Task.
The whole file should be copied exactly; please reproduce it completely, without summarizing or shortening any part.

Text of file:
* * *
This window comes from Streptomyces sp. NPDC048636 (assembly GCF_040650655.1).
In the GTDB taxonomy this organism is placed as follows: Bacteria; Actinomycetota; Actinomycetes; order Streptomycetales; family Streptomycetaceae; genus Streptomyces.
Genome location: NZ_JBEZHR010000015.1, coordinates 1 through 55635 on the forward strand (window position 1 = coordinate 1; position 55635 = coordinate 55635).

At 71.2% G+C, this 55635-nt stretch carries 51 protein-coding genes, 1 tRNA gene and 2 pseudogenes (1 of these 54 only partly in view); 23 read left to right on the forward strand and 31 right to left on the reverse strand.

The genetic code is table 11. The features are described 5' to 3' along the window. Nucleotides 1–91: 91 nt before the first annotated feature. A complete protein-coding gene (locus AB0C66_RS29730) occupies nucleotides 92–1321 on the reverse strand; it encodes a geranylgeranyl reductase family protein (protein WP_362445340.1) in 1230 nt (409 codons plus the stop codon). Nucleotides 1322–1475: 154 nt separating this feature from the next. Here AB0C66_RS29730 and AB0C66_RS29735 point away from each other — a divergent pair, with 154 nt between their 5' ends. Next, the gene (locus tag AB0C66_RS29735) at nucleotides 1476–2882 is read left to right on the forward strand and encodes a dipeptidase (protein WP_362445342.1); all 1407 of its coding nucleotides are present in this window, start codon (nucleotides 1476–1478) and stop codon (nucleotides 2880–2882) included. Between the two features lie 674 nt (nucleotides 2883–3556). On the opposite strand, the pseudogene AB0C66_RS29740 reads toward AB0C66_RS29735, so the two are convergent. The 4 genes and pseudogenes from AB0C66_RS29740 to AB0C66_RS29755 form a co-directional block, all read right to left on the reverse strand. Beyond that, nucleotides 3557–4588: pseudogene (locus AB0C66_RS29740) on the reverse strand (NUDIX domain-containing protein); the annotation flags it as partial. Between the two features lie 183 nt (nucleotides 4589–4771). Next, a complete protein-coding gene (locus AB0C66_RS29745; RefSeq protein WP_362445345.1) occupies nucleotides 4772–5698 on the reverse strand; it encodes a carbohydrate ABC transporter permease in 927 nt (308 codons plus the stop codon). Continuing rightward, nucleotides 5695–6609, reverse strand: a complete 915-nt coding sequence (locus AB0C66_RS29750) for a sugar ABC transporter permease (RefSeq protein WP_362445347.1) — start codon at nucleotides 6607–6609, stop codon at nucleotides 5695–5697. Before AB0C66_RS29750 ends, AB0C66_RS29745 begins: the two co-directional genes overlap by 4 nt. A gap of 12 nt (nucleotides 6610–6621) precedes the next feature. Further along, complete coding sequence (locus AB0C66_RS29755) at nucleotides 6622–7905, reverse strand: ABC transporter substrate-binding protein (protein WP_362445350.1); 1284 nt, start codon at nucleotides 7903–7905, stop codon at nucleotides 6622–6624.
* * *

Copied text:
This window comes from Streptomyces sp. NPDC048636 (assembly GCF_040650655.1).
In the GTDB taxonomy this organism is placed as follows: Bacteria; Actinomycetota; Actinomycetes; order Streptomycetales; family Streptomycetaceae; genus Streptomyces.
Genome location: NZ_JBEZHR010000015.1, coordinates 1 through 55635 on the forward strand (window position 1 = coordinate 1; position 55635 = coordinate 55635).

At 71.2% G+C, this 55635-nt stretch carries 51 protein-coding genes, 1 tRNA gene and 2 pseudogenes (1 of these 54 only partly in view); 23 read left to right on the forward strand and 31 right to left on the reverse strand.

The genetic code is table 11. The features are described 5' to 3' along the window. Nucleotides 1–91: 91 nt before the first annotated feature. A complete protein-coding gene (locus AB0C66_RS29730) occupies nucleotides 92–1321 on the reverse strand; it encodes a geranylgeranyl reductase family protein (protein WP_362445340.1) in 1230 nt (409 codons plus the stop codon). Nucleotides 1322–1475: 154 nt separating this feature from the next. Here AB0C66_RS29730 and AB0C66_RS29735 point away from each other — a divergent pair, with 154 nt between their 5' ends. Next, the gene (locus tag AB0C66_RS29735) at nucleotides 1476–2882 is read left to right on the forward strand and encodes a dipeptidase (protein WP_362445342.1); all 1407 of its coding nucleotides are present in this window, start codon (nucleotides 1476–1478) and stop codon (nucleotides 2880–2882) included. Between the two features lie 674 nt (nucleotides 2883–3556). On the opposite strand, the pseudogene AB0C66_RS29740 reads toward AB0C66_RS29735, so the two are convergent. The 4 genes and pseudogenes from AB0C66_RS29740 to AB0C66_RS29755 form a co-directional block, all read right to left on the reverse strand. Beyond that, nucleotides 3557–4588: pseudogene (locus AB0C66_RS29740) on the reverse strand (NUDIX domain-containing protein); the annotation flags it as partial. Between the two features lie 183 nt (nucleotides 4589–4771). Next, a complete protein-coding gene (locus AB0C66_RS29745; RefSeq protein WP_362445345.1) occupies nucleotides 4772–5698 on the reverse strand; it encodes a carbohydrate ABC transporter permease in 927 nt (308 codons plus the stop codon). Continuing rightward, nucleotides 5695–6609, reverse strand: a complete 915-nt coding sequence (locus AB0C66_RS29750) for a sugar ABC transporter permease (RefSeq protein WP_362445347.1) — start codon at nucleotides 6607–6609, stop codon at nucleotides 5695–5697. Before AB0C66_RS29750 ends, AB0C66_RS29745 begins: the two co-directional genes overlap by 4 nt. A gap of 12 nt (nucleotides 6610–6621) precedes the next feature. Further along, complete coding sequence (locus AB0C66_RS29755) at nucleotides 6622–7905, reverse strand: ABC transporter substrate-binding protein (protein WP_362445350.1); 1284 nt, start codon at nucleotides 7903–7905, stop codon at nucleotides 6622–6624.